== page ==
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Brevard Music Center is well into its summer rhythm now, yet it was a light audience that turned out for the BMC Janiec Opera Company's second production of the season. At the close of last season, the subscription base was invited to suggest program preferences for Artistic Director David Effron's final year at the helm. Therefore the four productions this year are Carlisle Floyd's Susannah (June 23), Lerner & Leowe's Camelot, repertoire staple La Bohème, and this production of Leonard Bernstein's Candide.
BMC Opera presents each work twice: the first is a public dress rehearsal and the second, the actual "show," which in this case is July 7. Director Vincent Liotta chose a cast of nine along with conductor Gerard Floriano's pit orchestra of 45 students and ten faculty for this mostly Lillian Hellman-based adaptation of Voltaire's 1759 satirical and philosophical brief Candide, or The Optimist.
Hellman suggested the concept to Leonard Bernstein in 1954, but this lofty genesis gave way to a troubled gestation. No fewer than five lyricists were involved, and the work was delayed while On The Waterfront and West Side Story were completed. Eventually the show opened on Broadway in December of '55 but then closed after 73 performances. Thereafter came many revisions and adjustments, including concert versions of the overture. In the end, a pressing question remains about exactly what this production is: an opera, a dinner show, a Broadway musical, or what? Most scholars classify the work as an operetta and leave it at that.
The BMC production is a rollicking good time exhibiting good humor, tremendous individual performances, and a wonderful orchestra. Sung in English with an old world map as backdrop, the cast takes us through Voltaire's quest for "the best of all possible worlds." The most humorous retort becomes, "Yes, to everything there is a season, but what about snakes?" From here we delve into the mysterious incongruities of human existence, always in search of the best and good. There are war, love, greed, earthquakes, heretics, sport sex, a New Testament vs. Old debate, a flogging, trips around the world, and a Paris Hilton character, in Paris of all places, displaying remarkably consistent character flaws 248 years earlier.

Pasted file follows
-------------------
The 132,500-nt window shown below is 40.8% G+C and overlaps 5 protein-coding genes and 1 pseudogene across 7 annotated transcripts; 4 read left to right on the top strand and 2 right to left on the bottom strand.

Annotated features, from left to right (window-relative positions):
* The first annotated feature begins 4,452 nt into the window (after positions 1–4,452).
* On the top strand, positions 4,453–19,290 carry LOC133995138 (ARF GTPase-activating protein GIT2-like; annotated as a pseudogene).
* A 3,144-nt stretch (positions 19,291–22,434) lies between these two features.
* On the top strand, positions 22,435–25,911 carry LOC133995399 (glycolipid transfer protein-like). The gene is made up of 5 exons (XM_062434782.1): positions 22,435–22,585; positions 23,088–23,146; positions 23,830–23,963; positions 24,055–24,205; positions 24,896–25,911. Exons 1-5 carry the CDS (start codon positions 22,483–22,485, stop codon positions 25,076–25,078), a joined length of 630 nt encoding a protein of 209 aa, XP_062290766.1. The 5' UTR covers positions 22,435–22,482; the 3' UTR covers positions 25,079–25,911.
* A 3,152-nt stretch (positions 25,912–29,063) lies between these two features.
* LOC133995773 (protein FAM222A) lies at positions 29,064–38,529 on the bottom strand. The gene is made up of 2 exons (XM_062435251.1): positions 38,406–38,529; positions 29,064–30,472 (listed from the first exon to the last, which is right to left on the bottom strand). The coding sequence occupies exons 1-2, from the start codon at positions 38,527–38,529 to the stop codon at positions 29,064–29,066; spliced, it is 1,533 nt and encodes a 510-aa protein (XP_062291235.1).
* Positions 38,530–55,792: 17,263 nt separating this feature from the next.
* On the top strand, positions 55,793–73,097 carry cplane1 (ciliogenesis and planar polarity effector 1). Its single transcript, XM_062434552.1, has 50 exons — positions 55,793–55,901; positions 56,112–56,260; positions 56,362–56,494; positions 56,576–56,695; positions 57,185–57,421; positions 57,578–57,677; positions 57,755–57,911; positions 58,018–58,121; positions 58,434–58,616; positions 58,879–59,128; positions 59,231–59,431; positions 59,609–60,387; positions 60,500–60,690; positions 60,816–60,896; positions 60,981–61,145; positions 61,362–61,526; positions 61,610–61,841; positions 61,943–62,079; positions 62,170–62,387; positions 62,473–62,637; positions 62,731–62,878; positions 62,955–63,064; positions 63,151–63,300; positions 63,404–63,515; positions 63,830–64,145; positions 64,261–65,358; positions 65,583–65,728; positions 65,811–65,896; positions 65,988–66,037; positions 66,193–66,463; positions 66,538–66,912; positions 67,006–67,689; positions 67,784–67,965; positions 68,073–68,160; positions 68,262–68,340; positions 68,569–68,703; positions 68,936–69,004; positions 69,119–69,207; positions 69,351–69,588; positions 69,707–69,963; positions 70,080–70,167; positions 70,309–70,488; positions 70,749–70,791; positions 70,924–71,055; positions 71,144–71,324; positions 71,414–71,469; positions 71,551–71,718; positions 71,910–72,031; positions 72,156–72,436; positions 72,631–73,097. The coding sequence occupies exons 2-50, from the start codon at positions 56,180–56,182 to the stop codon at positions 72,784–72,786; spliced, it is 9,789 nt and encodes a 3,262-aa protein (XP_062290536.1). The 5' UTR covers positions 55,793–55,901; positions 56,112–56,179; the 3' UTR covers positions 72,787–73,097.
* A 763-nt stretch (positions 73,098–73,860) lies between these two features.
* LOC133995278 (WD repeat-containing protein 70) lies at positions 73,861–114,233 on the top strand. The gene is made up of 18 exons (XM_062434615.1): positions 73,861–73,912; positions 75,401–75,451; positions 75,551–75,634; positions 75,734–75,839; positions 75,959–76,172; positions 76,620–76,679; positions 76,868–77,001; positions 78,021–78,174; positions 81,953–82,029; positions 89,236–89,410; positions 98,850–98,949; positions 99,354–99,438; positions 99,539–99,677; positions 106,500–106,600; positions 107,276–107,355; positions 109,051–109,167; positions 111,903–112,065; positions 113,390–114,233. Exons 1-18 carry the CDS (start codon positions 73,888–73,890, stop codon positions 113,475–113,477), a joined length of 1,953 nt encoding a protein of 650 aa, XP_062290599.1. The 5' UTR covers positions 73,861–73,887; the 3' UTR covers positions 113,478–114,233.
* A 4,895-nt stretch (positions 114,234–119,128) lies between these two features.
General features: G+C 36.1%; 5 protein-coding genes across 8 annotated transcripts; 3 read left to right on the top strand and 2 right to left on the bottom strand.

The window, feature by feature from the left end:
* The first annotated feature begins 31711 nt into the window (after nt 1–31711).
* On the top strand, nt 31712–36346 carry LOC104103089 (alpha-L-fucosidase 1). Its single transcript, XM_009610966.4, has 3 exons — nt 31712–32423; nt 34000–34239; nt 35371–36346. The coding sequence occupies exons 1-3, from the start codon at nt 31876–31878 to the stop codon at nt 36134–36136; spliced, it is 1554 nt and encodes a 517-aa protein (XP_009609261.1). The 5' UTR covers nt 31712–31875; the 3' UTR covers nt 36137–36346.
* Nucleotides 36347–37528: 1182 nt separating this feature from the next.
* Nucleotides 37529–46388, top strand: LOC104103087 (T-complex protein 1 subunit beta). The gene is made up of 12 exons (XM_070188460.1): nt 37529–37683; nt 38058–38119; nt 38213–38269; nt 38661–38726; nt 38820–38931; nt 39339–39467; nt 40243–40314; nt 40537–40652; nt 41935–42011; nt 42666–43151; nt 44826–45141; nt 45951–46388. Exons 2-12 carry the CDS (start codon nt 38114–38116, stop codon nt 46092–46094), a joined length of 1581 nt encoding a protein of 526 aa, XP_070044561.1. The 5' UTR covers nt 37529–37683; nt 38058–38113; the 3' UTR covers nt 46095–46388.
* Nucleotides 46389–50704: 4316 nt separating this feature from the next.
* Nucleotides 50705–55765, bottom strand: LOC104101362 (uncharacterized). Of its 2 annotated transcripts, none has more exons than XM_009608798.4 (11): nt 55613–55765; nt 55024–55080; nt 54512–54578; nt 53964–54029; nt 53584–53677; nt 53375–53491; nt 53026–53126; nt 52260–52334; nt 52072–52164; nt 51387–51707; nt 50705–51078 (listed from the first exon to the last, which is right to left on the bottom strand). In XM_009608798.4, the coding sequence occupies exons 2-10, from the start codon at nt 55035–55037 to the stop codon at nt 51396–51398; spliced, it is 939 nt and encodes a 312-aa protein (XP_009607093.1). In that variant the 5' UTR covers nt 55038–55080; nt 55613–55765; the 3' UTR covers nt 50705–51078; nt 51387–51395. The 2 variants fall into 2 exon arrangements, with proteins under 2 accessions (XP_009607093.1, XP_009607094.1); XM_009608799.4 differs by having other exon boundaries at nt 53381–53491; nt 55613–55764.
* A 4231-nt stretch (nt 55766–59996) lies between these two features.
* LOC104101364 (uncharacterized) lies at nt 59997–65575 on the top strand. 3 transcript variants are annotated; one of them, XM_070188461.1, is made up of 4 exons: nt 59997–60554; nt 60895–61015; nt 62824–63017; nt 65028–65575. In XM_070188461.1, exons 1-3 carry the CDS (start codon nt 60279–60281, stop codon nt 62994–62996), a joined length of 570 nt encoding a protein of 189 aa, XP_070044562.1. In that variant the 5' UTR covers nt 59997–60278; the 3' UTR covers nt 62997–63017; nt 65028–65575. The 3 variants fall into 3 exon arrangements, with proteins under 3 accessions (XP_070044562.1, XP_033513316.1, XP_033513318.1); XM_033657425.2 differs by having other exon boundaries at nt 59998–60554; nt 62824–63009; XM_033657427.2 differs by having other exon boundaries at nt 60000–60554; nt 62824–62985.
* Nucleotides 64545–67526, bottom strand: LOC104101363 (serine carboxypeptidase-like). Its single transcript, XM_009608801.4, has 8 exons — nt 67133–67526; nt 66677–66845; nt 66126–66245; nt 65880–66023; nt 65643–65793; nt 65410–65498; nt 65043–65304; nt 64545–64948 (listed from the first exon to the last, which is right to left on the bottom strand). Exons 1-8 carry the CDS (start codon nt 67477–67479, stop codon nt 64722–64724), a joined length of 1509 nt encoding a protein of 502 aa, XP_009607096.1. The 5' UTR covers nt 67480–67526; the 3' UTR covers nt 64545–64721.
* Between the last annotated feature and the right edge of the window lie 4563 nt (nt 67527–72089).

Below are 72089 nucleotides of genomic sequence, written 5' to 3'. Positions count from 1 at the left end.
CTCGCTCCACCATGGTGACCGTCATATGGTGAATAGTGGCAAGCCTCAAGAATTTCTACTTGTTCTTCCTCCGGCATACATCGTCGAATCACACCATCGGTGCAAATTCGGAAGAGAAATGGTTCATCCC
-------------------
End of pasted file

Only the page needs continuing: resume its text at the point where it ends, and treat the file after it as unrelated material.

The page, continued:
The cast consists of mezzo sopranos Zerrin Agabigum and Tara Curtis, baritones Sean Waugh, Matthew Opitz, and Joseph Lattanzi (as Dr. Pangloss), tenors Joseph Turro and Adam Ulrich, bass Daniel Osorio, and soprano Laura Stelman who, as Cunegonde, nails a first act leap of interval that only an antelope could appreciate. Her vocal work is one of the highlights.
There is remarkable utility to the scenery, blocking, acting, and signing. Economy seems the rule, and it works. While dress rehearsals are known for the occasional errant stage light, a hat falling off, an actor in the wrong place or even dropping lines, this production displayed very few obvious flaws. In fact, it is hard to identify things not intended if they were covered well by that crew. So this production has a very good beginning. The 21-member mixed chorus filled Whittington-Pfohl Auditorium.
Bernstein noted, "Puritanical snobbery, phony moralism, inquisitorial attacks on the individual, brave-new-world optimism, essential superiority – aren't these all charges leveled against American society by our best thinkers? And they are also charges made by Voltaire against his own society."
Imagine such behavior, after all these years?